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Aussie Accent Presentation
Transcript of Aussie Accent Presentation
Australian English is a relatively new dialect, being just over 200 years old.
It is a dialect that is the result of contact between people who spoke different varieties of English.
The formation of Australian English:
It was likely first spoken by the children of colonists, born into the early colony in Botany Bay.
This group of children would have been exposed to a vast range of different dialects from all over England, but mainly the south east (particularly London)
Their new dialect was likely created from elements present in the speech they heard around them and their efforts to speak in similar ways to each other, in order to connect with each other and feel included.
The children's dialect would have been strong enough to deflect the influence of the way in which new children spoke.
Therefore, the language of the nation, was a dialect created by the first generation of children.
The Sociology of Australian Accents can be found by examining the different states and their regional differences.
Though mostly Australians sound the same throughout there are still some small differences in the way they speak.
Each state has developed their own way of communicating throughout history and this causes a difference in the way that they speak.
Let's see what we say differently....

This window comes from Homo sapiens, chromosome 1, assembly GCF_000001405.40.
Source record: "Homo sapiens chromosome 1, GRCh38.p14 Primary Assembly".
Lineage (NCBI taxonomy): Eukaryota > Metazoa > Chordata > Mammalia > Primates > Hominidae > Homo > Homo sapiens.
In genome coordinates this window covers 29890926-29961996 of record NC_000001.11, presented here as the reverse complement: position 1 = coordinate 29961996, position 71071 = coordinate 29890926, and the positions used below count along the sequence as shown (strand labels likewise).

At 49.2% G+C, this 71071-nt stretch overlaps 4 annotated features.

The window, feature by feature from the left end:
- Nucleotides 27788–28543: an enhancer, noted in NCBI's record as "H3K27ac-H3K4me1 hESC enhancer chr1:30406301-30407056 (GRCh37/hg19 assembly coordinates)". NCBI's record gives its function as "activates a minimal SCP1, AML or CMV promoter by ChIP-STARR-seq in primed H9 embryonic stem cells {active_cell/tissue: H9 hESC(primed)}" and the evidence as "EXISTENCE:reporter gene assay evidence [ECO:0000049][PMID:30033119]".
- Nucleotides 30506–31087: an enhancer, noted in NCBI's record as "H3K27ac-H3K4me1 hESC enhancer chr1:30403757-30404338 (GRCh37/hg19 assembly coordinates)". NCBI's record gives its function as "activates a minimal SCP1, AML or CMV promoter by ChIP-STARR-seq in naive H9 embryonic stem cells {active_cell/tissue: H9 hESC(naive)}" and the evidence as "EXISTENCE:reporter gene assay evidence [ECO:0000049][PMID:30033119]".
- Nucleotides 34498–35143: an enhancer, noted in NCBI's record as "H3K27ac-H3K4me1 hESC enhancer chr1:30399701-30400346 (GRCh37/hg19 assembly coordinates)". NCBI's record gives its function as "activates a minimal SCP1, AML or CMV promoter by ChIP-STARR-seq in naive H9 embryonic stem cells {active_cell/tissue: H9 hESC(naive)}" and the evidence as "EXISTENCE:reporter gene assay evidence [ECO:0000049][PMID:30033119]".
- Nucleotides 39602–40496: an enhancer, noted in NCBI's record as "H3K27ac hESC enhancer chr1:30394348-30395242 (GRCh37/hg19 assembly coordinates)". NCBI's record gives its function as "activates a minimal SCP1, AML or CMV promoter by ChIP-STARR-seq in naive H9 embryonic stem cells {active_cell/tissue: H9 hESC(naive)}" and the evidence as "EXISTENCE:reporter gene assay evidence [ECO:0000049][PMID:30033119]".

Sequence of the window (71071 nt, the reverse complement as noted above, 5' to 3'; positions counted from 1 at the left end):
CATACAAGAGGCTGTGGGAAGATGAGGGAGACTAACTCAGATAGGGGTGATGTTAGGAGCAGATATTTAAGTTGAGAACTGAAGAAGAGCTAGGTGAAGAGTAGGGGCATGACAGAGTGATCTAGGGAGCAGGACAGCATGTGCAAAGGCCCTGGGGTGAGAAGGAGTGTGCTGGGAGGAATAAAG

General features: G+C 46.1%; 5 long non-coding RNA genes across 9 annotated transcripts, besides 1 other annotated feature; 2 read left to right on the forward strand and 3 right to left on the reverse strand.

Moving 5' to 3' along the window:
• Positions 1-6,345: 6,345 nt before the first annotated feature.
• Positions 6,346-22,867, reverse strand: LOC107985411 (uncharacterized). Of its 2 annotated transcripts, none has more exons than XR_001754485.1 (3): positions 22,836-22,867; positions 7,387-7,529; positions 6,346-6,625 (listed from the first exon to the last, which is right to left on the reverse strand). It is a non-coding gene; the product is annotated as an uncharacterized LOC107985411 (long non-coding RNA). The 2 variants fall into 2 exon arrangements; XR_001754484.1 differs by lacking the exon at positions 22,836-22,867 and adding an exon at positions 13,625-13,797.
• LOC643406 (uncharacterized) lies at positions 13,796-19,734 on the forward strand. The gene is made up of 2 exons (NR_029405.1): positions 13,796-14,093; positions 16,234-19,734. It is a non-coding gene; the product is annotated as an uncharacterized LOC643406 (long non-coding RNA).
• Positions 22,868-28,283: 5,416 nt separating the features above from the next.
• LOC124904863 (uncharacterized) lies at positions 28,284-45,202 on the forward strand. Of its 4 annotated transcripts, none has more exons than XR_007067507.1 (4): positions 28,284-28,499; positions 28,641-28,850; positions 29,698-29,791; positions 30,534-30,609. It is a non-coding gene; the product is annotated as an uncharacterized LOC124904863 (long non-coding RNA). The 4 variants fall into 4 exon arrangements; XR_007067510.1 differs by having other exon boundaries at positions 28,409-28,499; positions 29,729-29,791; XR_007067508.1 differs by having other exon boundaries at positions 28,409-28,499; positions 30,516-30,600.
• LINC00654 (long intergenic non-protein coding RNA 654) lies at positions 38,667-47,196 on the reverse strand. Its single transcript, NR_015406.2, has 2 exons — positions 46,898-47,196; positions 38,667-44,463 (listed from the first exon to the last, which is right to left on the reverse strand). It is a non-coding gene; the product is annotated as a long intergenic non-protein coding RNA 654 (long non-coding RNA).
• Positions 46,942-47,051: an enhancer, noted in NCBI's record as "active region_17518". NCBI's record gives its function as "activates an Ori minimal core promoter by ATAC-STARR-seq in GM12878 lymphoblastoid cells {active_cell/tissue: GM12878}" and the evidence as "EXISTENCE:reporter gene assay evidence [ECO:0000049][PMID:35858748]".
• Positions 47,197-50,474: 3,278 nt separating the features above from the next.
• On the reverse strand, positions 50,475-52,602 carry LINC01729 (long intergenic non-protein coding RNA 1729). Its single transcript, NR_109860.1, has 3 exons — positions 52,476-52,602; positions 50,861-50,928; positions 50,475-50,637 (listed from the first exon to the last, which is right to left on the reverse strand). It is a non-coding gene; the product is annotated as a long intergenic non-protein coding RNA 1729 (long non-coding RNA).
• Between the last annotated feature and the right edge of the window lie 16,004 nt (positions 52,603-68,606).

Sociology - Regional Variations
What do these results show?
Case Study: South Australian Variation
South Australia has preserved many British terms and British pronunciation in their current lexicon. The two differences in Phonology in comparison to the other states in Australia are:
Trap–bath Split (we will explain...)
PHONETICS & PHONOLOGY
Australia has three main accents:
These accents are most differentiated by vowel phonemes (the smallest unit of sound)
These accents are influenced by:
Location(urban and rural)
WELCOME TO 'STRAYA
HOPE YA HAVE A BLOODY RIPPER TIME.
Processed meats are referred to as 'fritz' in SA, whereas in VIC, TAS, QLD, NSW we call it 'devon' and 'polony' in WA.
"L" Vocalisation is like we described in the word 'hurled'. South Australians are more likely to pronounce the 'l' sound as a vowel therefore sounding like 'hurwd'. Whereas other states pronounce it with consonants, sounding like 'hurrled"